Before Black turned Red’s “crisis” into a book (what are big sisters for?!), Red never thought about buying American-made products, focusing solely on price and quality. But when Black insisted on printing in the U.S.A. (even though it doubled the cost), Red listened to logic and decided she’d try to buy American more often. However, it’s never happened,
I know I should, and I want to, but I just don’t seem to be able to turn my “good intentions” into actions. I wonder if it’s because I try to be very cost-conscious when buying things and, let’s face it, most products made overseas are usually cheaper.
Black is quick to point out that cheaper is a relative term. How it might be true in terms of the price tag. But often not when you consider quality. Something that may be cheaper at first may not last as long, so needs to be replaced more often and may become more expensive in the long run.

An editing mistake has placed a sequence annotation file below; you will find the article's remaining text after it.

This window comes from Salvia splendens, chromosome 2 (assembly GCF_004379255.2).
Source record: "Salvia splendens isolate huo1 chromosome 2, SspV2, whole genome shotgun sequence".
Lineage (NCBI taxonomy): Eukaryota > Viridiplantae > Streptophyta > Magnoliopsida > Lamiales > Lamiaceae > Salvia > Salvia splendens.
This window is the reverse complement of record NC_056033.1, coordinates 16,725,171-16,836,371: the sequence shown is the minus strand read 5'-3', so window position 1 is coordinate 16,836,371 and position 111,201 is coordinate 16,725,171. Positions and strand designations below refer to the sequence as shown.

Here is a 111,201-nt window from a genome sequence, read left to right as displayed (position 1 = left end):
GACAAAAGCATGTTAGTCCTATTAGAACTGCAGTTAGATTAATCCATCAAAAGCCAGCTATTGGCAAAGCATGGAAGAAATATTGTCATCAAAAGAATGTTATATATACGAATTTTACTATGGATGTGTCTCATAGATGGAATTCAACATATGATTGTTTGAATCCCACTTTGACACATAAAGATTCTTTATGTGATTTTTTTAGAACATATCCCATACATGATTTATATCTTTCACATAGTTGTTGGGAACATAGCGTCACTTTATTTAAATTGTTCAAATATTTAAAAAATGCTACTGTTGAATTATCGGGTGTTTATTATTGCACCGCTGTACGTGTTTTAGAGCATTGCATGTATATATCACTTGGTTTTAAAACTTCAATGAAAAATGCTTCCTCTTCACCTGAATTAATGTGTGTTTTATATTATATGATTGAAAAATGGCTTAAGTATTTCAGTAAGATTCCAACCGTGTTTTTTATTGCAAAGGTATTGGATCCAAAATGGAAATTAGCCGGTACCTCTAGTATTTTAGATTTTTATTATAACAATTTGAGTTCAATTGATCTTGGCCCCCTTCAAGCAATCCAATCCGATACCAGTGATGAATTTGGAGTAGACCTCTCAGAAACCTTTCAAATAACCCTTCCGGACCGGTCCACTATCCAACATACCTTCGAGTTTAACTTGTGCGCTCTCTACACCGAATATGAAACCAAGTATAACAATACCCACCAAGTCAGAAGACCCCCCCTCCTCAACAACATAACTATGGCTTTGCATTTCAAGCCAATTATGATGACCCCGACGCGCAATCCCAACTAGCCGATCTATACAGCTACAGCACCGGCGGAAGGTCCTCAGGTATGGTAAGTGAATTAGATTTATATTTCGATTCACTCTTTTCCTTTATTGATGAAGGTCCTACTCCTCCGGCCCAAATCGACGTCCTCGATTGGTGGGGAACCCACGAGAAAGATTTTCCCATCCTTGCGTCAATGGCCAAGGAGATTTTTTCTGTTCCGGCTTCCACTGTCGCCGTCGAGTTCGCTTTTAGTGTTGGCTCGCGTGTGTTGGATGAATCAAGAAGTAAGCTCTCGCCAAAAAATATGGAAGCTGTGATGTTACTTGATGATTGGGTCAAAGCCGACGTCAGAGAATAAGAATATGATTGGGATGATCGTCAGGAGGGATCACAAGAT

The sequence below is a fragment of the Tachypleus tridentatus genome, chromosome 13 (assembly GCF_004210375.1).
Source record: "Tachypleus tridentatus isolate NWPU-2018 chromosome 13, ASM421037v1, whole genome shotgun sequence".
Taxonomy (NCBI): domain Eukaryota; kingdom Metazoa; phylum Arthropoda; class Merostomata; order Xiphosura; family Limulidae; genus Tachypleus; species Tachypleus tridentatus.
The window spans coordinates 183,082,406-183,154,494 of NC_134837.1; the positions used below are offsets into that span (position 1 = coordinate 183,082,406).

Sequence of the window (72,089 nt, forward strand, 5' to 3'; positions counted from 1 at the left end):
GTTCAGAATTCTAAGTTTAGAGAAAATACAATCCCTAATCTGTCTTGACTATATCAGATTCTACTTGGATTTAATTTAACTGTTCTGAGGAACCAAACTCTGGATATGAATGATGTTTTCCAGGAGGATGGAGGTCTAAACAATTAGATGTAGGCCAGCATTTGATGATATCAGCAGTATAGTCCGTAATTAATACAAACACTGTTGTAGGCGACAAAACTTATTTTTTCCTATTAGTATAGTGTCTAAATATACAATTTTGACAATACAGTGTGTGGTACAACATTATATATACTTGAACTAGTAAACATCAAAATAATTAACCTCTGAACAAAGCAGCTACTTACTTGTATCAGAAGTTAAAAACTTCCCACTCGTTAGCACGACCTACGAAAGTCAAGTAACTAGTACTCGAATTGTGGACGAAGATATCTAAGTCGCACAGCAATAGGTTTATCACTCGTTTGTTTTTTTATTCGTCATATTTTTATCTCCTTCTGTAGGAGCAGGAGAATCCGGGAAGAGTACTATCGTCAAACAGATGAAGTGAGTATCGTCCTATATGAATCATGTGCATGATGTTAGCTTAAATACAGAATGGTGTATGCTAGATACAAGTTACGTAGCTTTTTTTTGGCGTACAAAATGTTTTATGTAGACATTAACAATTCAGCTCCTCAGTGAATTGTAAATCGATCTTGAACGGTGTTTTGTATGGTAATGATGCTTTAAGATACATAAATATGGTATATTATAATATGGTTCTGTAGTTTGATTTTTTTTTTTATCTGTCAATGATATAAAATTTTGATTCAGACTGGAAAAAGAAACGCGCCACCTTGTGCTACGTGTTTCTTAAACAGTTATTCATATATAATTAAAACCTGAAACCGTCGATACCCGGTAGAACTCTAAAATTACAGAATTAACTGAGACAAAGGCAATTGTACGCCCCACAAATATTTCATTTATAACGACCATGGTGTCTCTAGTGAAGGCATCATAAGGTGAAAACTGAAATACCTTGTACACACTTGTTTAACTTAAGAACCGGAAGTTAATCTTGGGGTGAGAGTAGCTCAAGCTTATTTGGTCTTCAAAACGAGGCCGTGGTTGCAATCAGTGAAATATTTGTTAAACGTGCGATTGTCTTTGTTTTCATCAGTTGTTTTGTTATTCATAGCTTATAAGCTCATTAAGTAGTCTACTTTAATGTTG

Black does understand Red’s focus on cost and that calculations such as “cost per wearing” aren’t how Red’s brain functions. So, she suggested Red think about “why” (probably Black’s favorite word, especially when it comes to guiding decision-making) she’d like to “Buy American”,
Are you doing it to be patriotic? Is it to show your support of American workers and local businesses? Is it for environmental or social reasons? Knowing the “why” can remind you it is more than looking at the price tag. At that point, you can decide (if there is a premium) how much extra you are willing (and able) to pay. It does not matter whether it is a big purchase (like a car or major appliance) or smaller items (like clothing or household items); the key is getting into the habit of thinking before spending.
And the single best and easiest way to start to buy American? Simple! Just get in the habit of checking labels.